New York State’s student data tracking system lacks several key elements needed to make it effective, according to a report released today.
The elements New York lacks, according to the report by the Data Quality Campaign:
- transcript-level information on what courses students take and how they fare;
- information about which students take tests like the SAT and AP exams, and their scores;
- a way to follow K-12 students into college to track how they perform after graduating;
- and a way to match teachers to students by classroom and by subject.
State education officials told surveyors they plan to implement the first three of those measures by the 2011-12 school year.
But the state reported no plans to link students’ achievement data back to their teachers. New York currently has a law barring the use of student test scores in tenure decisions, and a state’s ability to evaluate teachers according to student performance weighs heavily in the competition for federal Race to the Top grant money. State officials have said that they do use student data to learn about what classroom practices are effective.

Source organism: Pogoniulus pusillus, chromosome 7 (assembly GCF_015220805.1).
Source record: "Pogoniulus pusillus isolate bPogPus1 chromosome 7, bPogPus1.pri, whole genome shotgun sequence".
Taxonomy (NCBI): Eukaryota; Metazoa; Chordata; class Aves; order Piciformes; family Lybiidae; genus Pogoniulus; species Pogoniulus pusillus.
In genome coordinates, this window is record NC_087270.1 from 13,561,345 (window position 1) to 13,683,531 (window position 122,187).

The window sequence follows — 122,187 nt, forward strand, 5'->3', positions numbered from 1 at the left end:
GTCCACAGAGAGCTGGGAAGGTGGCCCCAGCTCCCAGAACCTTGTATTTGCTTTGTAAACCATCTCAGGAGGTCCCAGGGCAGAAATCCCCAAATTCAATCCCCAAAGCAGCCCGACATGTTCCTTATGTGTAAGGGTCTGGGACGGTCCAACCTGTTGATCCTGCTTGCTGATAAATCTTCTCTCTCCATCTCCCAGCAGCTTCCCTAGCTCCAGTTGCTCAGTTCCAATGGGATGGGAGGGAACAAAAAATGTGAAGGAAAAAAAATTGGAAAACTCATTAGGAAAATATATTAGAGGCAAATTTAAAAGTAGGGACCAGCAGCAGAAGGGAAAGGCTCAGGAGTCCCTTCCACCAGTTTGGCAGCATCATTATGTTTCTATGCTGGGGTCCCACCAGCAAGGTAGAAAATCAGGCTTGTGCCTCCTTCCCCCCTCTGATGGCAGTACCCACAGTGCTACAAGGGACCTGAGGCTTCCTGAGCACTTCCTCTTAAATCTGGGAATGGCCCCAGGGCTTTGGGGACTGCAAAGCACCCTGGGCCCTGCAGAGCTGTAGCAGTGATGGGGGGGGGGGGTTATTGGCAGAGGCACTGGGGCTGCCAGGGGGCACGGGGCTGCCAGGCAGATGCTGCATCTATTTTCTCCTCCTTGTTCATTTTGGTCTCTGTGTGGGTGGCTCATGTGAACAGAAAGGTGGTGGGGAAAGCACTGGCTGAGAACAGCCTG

The Data Quality Campaign is an initiative launched by a group of education and legislative organizations meant to help states build up their data tracking systems. The group has surveyed the education departments of each state since 2005 to draw a picture of what kinds of student information school systems gather and how they use it to boost student achievement. The campaign then compares each state’s system against a list of ten elements they call “essential” for robust data tracking.
You can see the full report here. It includes a breakdown of what New York State’s data collection systems do and don’t track, as well as comparisons with other states.